It’s time to share a Great Moment in Science.
One explanation for bdsm desire was supplied by Dr Karl Abraham, one of Freud’s disciples. It’s a snappy little theory, and we’ll get to it in a second.
These days, if somebody says, “Freud said…” or “According to psychoanalytic theory”, I hear the equivalent of “My astrologer tells me…” I try to be polite and not roll my eyes, and I wait till it’s over before returning the conversation to something sensible.
But Freud was taken terribly seriously for much of the twentieth century, which is probably the most interesting thing about psychoanalysis: it gave us the business model and many of the doctrines for scientology and similar movements/cults.
Anyway, Abraham’s idea was that what he called “sadomasochism” was caused by teething. You see, babies focus on their mouths during teething, and because eating is both enjoyable and destructive they associate the oral aggression of biting their rusks with sexual pleasure.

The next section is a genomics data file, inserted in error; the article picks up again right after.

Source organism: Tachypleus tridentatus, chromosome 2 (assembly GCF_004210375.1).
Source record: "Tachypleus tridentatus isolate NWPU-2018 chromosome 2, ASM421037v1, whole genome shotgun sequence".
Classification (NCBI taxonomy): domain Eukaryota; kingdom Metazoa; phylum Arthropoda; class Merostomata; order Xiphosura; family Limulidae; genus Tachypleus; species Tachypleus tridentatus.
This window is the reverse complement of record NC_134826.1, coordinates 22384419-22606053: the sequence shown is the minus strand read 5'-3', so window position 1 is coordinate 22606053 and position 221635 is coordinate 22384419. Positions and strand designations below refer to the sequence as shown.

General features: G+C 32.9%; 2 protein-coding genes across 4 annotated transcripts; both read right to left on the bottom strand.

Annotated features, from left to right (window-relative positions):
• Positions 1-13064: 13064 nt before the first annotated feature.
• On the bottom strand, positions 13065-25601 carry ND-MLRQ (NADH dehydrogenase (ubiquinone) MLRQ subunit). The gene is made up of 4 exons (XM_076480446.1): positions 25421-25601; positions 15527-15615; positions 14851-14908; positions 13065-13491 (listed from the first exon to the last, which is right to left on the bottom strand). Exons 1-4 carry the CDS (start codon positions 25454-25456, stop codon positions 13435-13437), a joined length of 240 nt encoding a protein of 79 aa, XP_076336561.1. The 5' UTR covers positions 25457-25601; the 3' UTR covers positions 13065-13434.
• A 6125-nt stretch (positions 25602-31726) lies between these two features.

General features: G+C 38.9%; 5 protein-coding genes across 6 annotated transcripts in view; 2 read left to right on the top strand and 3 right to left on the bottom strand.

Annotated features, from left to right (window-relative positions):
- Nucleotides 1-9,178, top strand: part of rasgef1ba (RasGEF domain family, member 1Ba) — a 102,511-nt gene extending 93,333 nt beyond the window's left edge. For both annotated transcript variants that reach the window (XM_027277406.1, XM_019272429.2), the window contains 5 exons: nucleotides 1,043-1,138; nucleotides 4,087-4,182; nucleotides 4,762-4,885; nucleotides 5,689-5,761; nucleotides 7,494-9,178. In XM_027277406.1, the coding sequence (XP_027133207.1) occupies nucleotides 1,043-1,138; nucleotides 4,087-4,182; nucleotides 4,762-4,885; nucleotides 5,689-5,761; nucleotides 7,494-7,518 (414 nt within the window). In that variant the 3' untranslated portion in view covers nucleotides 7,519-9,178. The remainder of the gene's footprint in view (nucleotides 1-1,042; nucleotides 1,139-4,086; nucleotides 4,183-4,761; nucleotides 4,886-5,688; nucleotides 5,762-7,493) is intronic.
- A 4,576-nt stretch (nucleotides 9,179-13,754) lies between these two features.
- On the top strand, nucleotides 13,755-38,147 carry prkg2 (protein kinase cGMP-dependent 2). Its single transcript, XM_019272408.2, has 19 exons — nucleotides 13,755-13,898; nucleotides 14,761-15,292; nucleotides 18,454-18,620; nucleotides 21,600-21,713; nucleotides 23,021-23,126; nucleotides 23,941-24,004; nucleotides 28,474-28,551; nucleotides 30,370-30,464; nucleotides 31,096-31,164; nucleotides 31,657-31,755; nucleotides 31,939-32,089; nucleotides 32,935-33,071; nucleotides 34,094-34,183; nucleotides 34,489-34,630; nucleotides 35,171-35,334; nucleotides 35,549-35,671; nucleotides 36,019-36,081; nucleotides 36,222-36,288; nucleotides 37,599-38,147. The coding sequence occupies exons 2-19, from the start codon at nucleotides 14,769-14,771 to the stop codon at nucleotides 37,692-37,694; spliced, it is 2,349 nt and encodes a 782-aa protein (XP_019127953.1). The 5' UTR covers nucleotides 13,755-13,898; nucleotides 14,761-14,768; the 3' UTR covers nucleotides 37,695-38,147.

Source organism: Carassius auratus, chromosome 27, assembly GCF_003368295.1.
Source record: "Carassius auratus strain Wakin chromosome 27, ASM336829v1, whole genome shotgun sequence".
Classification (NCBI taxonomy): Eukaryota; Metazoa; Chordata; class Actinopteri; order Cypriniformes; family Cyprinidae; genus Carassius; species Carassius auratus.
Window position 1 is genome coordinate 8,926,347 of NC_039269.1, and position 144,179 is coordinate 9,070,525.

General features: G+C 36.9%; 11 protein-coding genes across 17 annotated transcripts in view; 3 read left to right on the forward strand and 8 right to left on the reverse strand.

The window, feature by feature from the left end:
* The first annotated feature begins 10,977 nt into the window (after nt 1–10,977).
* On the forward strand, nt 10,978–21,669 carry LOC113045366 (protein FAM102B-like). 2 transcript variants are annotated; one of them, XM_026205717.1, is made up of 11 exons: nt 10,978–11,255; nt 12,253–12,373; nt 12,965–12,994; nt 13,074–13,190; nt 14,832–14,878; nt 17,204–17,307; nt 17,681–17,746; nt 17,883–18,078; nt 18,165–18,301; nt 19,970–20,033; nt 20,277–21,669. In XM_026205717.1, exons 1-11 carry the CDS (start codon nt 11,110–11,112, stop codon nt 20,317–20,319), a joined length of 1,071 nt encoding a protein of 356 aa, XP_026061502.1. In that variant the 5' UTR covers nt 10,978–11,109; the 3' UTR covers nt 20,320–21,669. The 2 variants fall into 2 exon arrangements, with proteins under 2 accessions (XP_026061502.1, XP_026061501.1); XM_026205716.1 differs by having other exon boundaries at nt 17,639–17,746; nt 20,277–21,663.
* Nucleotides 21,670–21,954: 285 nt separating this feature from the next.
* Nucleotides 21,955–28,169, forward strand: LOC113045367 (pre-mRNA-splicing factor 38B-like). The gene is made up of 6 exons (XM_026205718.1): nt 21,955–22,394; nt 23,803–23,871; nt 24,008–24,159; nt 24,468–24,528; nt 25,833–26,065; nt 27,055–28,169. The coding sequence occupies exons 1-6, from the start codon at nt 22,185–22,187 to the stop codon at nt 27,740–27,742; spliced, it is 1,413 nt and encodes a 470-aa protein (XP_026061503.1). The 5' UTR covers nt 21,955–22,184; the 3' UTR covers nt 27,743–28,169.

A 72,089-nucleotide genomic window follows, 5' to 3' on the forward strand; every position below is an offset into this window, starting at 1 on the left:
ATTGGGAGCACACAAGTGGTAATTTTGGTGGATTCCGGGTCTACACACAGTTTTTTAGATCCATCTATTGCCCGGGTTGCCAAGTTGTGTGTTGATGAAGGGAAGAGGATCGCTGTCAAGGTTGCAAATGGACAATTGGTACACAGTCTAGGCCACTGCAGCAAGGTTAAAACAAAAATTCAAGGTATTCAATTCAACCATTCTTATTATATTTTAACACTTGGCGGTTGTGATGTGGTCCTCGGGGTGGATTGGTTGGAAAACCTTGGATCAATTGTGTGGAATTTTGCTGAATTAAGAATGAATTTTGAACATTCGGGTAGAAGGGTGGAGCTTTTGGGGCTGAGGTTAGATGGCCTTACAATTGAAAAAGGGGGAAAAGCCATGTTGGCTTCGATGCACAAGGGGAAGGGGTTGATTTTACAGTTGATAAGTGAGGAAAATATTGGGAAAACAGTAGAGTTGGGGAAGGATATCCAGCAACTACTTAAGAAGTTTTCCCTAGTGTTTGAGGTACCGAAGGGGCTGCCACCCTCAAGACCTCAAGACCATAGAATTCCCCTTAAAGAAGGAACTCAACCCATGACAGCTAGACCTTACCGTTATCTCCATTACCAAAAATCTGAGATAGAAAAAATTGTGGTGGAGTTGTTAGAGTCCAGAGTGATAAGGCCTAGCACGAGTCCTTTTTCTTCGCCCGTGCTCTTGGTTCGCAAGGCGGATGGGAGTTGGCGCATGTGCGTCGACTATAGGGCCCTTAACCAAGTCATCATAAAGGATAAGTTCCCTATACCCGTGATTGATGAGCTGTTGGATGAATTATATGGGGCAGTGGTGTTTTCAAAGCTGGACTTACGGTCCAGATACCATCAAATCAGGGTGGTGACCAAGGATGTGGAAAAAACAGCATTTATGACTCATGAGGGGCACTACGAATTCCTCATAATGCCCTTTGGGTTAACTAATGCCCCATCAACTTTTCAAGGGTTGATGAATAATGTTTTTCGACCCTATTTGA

Abraham knew that babies take sexual pleasure from eating because Freud had ruled that eighteen-month-old babies locate their sexual feelings in their mouths, and if Freud said it, then it must be true. (This is what being a disciple means.)
It followed that babies whose teething was unusually difficult or unusually enjoyable become “sadomasochists” in later life.
And that, my kinky brothers and sisters, is where we come from. And people who had braces on their teeth are all into bondage.
Abraham’s sadomasochistic teeth should, by rights, be resting in the lumber room of science along with phrenological heads and homeopathy kits, but as recently as 1992 a pair of psychoanalytic dentists – yes, I know; they were psychoanalytic dentists – claimed to have carried out anatomical analysis of the jaw muscles and teeth that supported Abraham’s sadomasochistic teeth theory.
Anyway, Karl Abraham’s kinky teeth march on. The show’s never really over.
Captain Jack Harkness: Who sees a screwdriver and thinks, ooh, this could be a little more … sonic?
The Ninth Doctor: Well, who sees dentists, and thinks, they really need to be a bit … psychoanalytic?